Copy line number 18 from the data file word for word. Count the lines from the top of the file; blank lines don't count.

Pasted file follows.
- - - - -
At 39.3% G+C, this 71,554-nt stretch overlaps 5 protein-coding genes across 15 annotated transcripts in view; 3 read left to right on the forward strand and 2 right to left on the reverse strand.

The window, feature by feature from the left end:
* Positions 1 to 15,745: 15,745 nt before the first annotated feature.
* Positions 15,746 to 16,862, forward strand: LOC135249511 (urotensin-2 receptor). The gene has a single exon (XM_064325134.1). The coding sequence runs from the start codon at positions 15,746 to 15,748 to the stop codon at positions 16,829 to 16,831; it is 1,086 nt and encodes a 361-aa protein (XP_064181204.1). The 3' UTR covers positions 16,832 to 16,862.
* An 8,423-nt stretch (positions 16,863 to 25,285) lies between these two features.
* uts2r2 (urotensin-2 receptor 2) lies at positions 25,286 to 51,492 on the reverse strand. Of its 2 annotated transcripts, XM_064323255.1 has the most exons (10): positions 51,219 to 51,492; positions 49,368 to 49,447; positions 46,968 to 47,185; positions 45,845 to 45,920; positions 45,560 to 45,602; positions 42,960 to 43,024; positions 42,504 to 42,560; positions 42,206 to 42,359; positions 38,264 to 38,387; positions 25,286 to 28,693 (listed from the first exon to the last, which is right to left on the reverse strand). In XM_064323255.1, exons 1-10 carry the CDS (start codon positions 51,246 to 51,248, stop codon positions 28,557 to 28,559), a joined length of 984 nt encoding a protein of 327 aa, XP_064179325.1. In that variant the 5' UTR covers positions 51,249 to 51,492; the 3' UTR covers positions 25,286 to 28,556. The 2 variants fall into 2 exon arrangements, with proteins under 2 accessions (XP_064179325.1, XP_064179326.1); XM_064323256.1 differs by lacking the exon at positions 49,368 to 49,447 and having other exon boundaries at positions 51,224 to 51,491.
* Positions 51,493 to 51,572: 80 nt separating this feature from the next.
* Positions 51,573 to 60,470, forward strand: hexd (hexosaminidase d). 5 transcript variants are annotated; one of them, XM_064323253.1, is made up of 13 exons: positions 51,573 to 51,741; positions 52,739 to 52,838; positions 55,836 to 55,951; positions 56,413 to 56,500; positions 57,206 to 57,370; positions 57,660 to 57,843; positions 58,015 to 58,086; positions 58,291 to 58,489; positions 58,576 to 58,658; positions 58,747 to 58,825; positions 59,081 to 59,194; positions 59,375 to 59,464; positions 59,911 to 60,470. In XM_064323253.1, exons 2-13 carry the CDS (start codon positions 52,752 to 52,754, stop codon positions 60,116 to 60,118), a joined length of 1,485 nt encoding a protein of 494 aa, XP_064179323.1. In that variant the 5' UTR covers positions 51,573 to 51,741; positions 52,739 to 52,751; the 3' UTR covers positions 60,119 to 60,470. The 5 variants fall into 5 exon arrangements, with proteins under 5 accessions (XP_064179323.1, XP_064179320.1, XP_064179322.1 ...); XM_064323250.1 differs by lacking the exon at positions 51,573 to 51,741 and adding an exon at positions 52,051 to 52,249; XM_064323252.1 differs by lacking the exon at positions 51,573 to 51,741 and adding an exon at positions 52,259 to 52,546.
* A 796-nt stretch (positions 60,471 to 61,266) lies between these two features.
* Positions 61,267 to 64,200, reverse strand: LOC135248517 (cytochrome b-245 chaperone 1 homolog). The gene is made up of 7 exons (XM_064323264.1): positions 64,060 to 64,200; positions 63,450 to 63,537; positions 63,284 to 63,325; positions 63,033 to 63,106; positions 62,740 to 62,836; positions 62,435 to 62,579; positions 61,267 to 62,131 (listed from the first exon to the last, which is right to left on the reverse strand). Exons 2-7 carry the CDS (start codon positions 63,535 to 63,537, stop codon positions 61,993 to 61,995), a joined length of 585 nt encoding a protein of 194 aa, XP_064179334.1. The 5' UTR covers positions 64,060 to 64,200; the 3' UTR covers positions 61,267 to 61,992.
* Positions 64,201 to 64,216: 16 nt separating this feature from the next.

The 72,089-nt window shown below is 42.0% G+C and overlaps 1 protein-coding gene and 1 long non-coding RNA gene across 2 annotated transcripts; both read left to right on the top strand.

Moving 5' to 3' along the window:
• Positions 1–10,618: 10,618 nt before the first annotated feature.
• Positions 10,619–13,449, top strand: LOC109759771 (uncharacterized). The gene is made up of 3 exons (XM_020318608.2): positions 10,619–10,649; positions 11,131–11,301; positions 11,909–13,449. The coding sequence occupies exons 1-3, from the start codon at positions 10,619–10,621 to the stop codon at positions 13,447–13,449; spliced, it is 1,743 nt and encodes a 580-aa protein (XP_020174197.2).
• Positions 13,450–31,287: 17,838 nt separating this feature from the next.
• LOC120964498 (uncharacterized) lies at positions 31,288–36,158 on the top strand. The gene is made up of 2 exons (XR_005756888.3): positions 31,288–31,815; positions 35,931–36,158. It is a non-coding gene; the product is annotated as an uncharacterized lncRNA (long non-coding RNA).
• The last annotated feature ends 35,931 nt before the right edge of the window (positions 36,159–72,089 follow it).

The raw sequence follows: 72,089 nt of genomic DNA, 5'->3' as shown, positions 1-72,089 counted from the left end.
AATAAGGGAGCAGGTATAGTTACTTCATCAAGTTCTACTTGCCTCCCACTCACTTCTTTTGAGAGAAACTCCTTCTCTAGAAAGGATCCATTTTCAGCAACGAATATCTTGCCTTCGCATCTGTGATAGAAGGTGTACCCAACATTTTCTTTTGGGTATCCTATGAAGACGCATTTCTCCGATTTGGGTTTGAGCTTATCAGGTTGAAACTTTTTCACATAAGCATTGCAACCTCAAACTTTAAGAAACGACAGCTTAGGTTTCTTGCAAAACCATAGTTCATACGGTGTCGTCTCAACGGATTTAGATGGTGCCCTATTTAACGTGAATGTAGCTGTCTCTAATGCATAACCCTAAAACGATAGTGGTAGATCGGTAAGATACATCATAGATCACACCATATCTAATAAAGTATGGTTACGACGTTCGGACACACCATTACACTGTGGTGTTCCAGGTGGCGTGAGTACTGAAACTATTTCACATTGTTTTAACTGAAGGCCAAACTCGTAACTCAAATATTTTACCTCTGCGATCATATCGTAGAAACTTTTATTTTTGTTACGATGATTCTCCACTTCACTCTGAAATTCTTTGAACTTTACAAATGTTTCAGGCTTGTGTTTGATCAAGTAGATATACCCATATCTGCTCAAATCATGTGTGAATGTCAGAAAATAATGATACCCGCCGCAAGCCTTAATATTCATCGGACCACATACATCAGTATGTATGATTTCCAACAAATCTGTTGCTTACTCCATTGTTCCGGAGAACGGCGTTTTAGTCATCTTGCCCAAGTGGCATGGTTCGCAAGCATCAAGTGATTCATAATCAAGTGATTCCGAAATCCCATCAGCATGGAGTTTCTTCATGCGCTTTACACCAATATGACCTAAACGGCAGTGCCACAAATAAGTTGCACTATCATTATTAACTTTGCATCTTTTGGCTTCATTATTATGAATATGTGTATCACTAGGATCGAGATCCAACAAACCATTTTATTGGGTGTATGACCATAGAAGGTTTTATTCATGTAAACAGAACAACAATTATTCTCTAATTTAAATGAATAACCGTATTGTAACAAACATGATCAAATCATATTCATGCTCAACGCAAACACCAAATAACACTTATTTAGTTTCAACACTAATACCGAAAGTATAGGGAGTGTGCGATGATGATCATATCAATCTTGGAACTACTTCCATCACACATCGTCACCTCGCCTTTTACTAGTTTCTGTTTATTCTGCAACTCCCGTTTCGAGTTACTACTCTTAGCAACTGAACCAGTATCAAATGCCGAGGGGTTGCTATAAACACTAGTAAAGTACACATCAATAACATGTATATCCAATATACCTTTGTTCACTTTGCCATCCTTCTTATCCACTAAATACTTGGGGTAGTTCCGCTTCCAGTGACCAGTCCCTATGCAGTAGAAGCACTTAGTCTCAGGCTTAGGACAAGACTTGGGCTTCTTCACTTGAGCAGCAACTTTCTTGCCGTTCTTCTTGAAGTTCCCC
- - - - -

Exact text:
• The last annotated feature ends 35,931 nt before the right edge of the window (positions 36,159–72,089 follow it).